Reflections: Voice Within Two Systems

The last Friday of March 2019, the Tribal Law Journal hosted a symposium for its 20thAnniversary. At the event, a documentary, “Tribal Justice” was screened. “Tribal Justice” follows the narratives of two female tribal judges working toward asserting a different voice and solutions to problems affecting their respective tribes.

The film’s narrative centers on two tribal judges, Justice White and Justice Abinanti. Each Judge must navigate between two systems of justice and jurisdiction in order to help distinct members of their respective tribes. Justice White finds herself fighting to gain guardianship over her nephew, who is facing felony charges from the state. The narrative shows how love, familial bonds, and traditional practices begin to place in the life of her nephew. Unexpectedly, the narrative ended with the nephew’s arrest.

Judge Abinanti’s narrative follows a young member of her tribe who faces many challenges with the criminal justice system because of his addiction issues. This story also speaks of tribal participation, and the Judge’s hands-on involvement in this young man’s recovery in both social and medical terms. 

The stories juxtaposed against one another is a reminder that outcomes are never determinative even in the best of situations, but it is especially fraught with pitfalls when the situation requires navigation between different systems of justice and corrections.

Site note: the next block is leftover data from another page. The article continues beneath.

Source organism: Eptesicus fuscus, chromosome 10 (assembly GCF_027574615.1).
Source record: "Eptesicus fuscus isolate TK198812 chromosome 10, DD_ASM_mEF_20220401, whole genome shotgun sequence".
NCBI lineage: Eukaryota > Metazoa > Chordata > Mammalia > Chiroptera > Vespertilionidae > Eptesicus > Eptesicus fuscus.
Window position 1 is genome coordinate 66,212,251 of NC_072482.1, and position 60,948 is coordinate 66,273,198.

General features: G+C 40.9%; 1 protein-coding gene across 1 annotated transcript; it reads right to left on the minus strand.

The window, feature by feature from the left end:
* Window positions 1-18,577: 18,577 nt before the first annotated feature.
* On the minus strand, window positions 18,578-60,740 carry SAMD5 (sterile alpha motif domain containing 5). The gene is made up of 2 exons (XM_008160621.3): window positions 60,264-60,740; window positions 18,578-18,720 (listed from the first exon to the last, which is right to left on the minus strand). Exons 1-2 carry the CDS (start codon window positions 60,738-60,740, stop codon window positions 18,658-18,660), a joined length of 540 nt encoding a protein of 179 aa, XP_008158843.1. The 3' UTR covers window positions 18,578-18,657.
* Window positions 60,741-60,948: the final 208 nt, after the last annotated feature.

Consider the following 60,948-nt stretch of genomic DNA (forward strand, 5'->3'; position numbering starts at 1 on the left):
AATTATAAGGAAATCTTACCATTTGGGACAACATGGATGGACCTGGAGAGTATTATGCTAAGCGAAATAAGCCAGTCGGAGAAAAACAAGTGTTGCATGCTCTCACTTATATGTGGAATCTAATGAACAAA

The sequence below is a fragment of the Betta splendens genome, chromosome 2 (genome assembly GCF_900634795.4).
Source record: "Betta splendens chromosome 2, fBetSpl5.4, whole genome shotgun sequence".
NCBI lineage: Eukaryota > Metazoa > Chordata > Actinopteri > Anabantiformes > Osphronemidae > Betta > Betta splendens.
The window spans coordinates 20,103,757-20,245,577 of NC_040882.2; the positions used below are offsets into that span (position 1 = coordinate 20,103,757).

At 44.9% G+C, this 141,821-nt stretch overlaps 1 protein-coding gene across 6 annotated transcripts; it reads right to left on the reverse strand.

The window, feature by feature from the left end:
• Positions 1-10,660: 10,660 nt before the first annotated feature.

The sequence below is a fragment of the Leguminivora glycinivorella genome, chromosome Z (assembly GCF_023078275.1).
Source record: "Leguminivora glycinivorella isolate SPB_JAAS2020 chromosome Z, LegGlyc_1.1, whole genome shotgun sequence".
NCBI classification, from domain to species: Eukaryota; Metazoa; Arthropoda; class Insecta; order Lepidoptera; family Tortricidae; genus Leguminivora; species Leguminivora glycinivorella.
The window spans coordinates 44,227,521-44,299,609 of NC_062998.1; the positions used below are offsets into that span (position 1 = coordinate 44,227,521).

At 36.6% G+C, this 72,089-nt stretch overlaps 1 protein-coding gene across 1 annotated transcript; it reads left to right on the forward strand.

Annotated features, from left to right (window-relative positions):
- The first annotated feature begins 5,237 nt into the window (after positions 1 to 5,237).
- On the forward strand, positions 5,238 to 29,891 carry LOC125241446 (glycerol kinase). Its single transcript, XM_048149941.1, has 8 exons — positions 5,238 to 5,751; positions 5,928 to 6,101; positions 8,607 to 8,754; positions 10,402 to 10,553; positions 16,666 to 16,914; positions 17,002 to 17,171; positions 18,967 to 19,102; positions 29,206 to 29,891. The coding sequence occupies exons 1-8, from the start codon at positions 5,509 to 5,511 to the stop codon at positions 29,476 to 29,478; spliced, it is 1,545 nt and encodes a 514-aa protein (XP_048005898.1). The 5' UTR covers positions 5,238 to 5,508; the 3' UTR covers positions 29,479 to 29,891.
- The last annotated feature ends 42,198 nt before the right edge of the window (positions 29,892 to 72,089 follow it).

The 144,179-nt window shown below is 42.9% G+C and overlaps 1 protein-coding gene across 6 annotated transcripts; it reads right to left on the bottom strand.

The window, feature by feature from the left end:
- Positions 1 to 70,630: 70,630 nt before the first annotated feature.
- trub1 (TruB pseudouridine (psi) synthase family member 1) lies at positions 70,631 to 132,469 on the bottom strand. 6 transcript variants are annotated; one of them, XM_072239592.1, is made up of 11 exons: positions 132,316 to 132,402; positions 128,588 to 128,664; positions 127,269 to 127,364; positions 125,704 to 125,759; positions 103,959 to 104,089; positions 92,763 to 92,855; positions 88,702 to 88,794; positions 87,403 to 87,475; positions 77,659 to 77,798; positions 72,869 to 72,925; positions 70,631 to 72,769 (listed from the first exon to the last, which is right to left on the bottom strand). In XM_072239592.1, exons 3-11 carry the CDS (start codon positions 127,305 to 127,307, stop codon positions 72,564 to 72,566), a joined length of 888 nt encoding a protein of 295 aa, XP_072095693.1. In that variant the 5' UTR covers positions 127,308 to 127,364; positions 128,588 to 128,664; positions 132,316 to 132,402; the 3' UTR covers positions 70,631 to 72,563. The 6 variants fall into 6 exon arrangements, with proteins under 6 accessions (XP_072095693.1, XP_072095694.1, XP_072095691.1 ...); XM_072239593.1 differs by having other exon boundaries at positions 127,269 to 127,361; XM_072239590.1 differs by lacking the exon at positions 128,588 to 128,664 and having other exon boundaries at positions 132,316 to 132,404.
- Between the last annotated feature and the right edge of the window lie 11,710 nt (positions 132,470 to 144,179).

The documentary prompted keen audience participation in the Q&A portion of the event. Immediately following the film, many in the audience wanted to know what the plight of the young people depicted in the film. Many others wanted to know if there have been any increased efforts by the states to encourage intervention programs illustrated in the film. States by nature are slow to change but the Judges see their roles as educators and hope that their efforts will bring meaningful impact that is life altering. Being a voice of change, and a platform for that voice, can be challenging. The Tribal Law Journal strives to continue to be a resource for both. 

Kaythee Hlaing, Multimedia Editor

Photo courtesy of @IndigeLens

Leave a Reply

Fill in your details below or click an icon to log in: Logo

You are commenting using your account. Log Out /  Change )

Google photo

You are commenting using your Google account. Log Out /  Change )

Twitter picture

You are commenting using your Twitter account. Log Out /  Change )

Facebook photo

You are commenting using your Facebook account. Log Out /  Change )

Connecting to %s

Blog at

Up ↑

%d bloggers like this: